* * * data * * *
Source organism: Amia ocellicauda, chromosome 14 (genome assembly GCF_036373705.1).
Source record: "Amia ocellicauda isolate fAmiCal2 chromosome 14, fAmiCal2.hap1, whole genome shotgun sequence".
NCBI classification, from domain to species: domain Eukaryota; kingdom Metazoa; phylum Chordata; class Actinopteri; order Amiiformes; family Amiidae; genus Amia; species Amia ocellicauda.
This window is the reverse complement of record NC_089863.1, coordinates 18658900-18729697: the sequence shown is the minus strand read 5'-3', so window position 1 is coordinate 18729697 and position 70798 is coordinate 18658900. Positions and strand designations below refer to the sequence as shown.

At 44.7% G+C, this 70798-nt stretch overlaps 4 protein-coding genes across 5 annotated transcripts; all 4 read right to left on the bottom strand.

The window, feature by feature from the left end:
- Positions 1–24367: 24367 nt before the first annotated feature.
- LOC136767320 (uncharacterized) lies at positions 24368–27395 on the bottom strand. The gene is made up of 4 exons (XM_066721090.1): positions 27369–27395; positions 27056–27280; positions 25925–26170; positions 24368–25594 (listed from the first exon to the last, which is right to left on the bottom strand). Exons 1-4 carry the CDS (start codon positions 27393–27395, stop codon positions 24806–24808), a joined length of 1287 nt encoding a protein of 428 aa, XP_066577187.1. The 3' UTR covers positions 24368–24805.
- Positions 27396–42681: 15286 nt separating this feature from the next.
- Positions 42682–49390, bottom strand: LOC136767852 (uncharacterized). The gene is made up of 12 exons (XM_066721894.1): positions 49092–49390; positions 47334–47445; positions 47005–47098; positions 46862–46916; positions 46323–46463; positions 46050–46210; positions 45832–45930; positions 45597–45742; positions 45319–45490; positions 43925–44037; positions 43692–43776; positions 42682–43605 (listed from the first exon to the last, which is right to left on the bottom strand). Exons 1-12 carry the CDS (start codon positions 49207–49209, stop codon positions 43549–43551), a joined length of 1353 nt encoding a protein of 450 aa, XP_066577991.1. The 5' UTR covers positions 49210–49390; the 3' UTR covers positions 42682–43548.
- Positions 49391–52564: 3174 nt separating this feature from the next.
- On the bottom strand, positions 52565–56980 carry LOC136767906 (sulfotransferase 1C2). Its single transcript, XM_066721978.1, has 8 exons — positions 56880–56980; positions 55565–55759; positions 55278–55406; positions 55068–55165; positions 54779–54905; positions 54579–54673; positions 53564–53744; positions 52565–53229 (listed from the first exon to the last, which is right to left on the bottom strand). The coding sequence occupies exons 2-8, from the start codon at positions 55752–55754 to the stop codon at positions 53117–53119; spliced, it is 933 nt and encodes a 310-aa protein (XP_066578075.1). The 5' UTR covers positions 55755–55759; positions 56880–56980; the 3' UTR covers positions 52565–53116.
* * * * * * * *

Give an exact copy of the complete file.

Source organism: Amia ocellicauda, chromosome 14 (genome assembly GCF_036373705.1).
Source record: "Amia ocellicauda isolate fAmiCal2 chromosome 14, fAmiCal2.hap1, whole genome shotgun sequence".
NCBI classification, from domain to species: domain Eukaryota; kingdom Metazoa; phylum Chordata; class Actinopteri; order Amiiformes; family Amiidae; genus Amia; species Amia ocellicauda.
This window is the reverse complement of record NC_089863.1, coordinates 18658900-18729697: the sequence shown is the minus strand read 5'-3', so window position 1 is coordinate 18729697 and position 70798 is coordinate 18658900. Positions and strand designations below refer to the sequence as shown.

At 44.7% G+C, this 70798-nt stretch overlaps 4 protein-coding genes across 5 annotated transcripts; all 4 read right to left on the bottom strand.

The window, feature by feature from the left end:
- Positions 1–24367: 24367 nt before the first annotated feature.
- LOC136767320 (uncharacterized) lies at positions 24368–27395 on the bottom strand. The gene is made up of 4 exons (XM_066721090.1): positions 27369–27395; positions 27056–27280; positions 25925–26170; positions 24368–25594 (listed from the first exon to the last, which is right to left on the bottom strand). Exons 1-4 carry the CDS (start codon positions 27393–27395, stop codon positions 24806–24808), a joined length of 1287 nt encoding a protein of 428 aa, XP_066577187.1. The 3' UTR covers positions 24368–24805.
- Positions 27396–42681: 15286 nt separating this feature from the next.
- Positions 42682–49390, bottom strand: LOC136767852 (uncharacterized). The gene is made up of 12 exons (XM_066721894.1): positions 49092–49390; positions 47334–47445; positions 47005–47098; positions 46862–46916; positions 46323–46463; positions 46050–46210; positions 45832–45930; positions 45597–45742; positions 45319–45490; positions 43925–44037; positions 43692–43776; positions 42682–43605 (listed from the first exon to the last, which is right to left on the bottom strand). Exons 1-12 carry the CDS (start codon positions 49207–49209, stop codon positions 43549–43551), a joined length of 1353 nt encoding a protein of 450 aa, XP_066577991.1. The 5' UTR covers positions 49210–49390; the 3' UTR covers positions 42682–43548.
- Positions 49391–52564: 3174 nt separating this feature from the next.
- On the bottom strand, positions 52565–56980 carry LOC136767906 (sulfotransferase 1C2). Its single transcript, XM_066721978.1, has 8 exons — positions 56880–56980; positions 55565–55759; positions 55278–55406; positions 55068–55165; positions 54779–54905; positions 54579–54673; positions 53564–53744; positions 52565–53229 (listed from the first exon to the last, which is right to left on the bottom strand). The coding sequence occupies exons 2-8, from the start codon at positions 55752–55754 to the stop codon at positions 53117–53119; spliced, it is 933 nt and encodes a 310-aa protein (XP_066578075.1). The 5' UTR covers positions 55755–55759; positions 56880–56980; the 3' UTR covers positions 52565–53116.